The angles of the compressor diffuser vanes and the NGV are already calculated and some preliminary sketches are drawn. But to mill these two components Iíll first need to upgrade the spindle motor of my little CNC mill. So further progress on this project will probably take some time. Once (if?) the engine is running I will publish the construction details here for download.




Still little progress on the upgrade of my mill as one component is still missing. But Iíve got my new CAM software, so at least here are a few pictures of the compressor diffuser and NGV as I calculated them. I hope they turn out this fine after machnining.


Hereís the diffuser. The vanes are designed as slightly forward swept wedges that start at an angle of 21į. These vanes continue uninterruptedly through all the way of the axial deflection of the compressor delivery air. The opening angle increases through this ďquarter-torusĒ surface to compensate for the effect of the lesser flow path area increase the more the air turns axially.









Hereís a rendered picture of the diffuser. I wish I already had it milled and it also looks this nice! The outer diameter is only 52.5mm and the total height is 8mm. Some of the twelve mounting holes (M2) will be used to route fuel and oil supply lines into the engine.







This picture showes a drawing of the NGV for the radial turbine wheel. In general it looks very similar to the compressor diffuser except the wedge-shaped vanes are swept in the other direction. The wheel entry angle of the hot gas will be 24į and the nozzle area is calculated (or should I better say ďestimatedĒ...) to allow for a total gas velocity of 400m/s, regarding the narrowing effects due to the boundary layer.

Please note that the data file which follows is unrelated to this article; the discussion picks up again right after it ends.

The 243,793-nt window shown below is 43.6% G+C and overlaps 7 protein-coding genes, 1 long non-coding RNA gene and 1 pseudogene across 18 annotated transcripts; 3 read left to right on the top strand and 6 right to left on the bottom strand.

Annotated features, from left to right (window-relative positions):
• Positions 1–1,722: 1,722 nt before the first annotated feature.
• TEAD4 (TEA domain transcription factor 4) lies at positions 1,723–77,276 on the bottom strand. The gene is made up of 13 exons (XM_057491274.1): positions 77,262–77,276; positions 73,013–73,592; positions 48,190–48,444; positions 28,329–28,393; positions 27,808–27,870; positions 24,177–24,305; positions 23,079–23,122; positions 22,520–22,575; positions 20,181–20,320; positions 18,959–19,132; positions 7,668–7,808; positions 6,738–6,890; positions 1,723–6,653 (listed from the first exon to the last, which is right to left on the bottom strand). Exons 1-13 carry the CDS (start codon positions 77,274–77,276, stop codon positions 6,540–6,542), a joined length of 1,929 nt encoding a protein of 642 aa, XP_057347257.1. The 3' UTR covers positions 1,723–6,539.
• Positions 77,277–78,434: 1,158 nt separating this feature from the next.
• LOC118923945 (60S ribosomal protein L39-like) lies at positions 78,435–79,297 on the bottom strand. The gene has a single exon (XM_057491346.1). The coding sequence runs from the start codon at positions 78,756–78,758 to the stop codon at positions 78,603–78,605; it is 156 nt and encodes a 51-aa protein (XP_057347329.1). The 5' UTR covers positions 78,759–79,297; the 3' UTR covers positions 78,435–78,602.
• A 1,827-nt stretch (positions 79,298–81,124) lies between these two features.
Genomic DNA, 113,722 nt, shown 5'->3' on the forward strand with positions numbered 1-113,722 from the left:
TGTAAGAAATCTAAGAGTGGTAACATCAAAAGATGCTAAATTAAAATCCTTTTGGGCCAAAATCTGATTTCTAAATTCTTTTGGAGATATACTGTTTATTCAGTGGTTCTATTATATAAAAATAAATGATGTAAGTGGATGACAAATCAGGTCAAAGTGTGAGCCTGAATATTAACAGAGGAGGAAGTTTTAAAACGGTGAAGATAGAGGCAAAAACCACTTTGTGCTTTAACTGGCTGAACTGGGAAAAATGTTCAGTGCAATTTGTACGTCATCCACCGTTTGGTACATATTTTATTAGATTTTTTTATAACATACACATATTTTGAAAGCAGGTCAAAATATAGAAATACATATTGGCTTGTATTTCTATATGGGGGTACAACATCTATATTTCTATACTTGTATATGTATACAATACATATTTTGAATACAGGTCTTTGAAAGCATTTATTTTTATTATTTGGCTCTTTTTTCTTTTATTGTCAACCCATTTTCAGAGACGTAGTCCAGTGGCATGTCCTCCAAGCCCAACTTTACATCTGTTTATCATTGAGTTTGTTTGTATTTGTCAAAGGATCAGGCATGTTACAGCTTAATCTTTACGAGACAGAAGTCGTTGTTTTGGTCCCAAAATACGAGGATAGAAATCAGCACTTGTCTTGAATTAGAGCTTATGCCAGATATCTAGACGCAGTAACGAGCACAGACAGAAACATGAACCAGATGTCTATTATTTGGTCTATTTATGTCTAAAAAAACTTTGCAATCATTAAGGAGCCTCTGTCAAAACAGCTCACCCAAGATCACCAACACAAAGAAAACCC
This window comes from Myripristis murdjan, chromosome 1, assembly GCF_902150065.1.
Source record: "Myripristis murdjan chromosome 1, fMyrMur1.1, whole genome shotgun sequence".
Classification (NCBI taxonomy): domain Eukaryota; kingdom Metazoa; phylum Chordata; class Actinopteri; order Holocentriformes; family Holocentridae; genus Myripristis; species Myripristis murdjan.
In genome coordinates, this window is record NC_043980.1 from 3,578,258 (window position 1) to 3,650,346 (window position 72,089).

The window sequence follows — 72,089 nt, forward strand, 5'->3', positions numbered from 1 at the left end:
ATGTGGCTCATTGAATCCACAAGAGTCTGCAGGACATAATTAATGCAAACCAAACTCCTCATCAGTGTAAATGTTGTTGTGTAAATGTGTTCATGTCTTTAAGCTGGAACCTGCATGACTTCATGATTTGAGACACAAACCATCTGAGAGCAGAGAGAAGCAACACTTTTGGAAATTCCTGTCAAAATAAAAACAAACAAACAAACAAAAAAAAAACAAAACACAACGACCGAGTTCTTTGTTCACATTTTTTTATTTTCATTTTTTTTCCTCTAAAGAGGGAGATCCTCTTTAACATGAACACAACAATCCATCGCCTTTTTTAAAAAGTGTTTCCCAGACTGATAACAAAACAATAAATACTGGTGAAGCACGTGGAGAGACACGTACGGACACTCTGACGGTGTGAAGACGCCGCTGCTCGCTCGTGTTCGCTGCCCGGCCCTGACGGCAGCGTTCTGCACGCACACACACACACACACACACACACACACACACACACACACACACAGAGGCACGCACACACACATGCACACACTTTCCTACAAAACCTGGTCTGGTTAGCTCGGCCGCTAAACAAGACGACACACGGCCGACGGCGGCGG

And again, the above design as a rendered computer graphics. This machining will probably take a whole day due to the tough material involved (stainless steel or possibly, if my mill will do, Hastelloy). Yet I wonder if a single end mill be sufficient or if Iíll need a whole bunch of them to get this compnent finished. If I knew somebody with metal casting euqipment Iíld probably just mill a sample out of plastics (or wax) to have this part cast. The rear face can be machined easily afterwards on the lathe.



So much for now, I hope next time I add to this page there will be some more photos of ďrealĒ parts.



I almost feel ashamed to put the date in here as so little has happened on this project since my last actualisation. This is mainly due to the fact that Iím still waiting for the firmware upgrade for my mill. Itís almost one year since the advertisement of the update and more than four months since I got the CAD/CAM software upgrade that actually should have been a package with the new firmware EPROM and the new machine driver. In a few days Iíll be on a visit to ISEL and hopefully be able to set some things straight...

Yet after some difficulties I got some special custom made hybrid bearings suitable for this engine (thanks, Andy!):

These bearings are full complement, deep groove bearings with ceramic balls. There had a filling slot to be ground into each of the races to allow insertion of the balls. Yet filling in the balls is only possible if the outer race is heated and the inner one is cooled so they expand vs. shrink to enlarge the play of the grooves. This way itís impossible to lose a ball during operation, even if the two slots match in position together with a ball. The races have been coated with some tungsten alloy to form a super-hard, wear-resistant surface. This way the bearings should almost last forever. At least with these special bearings I feel much more positive to taking the engine to the RPM limit - that is if it will run at all ;-).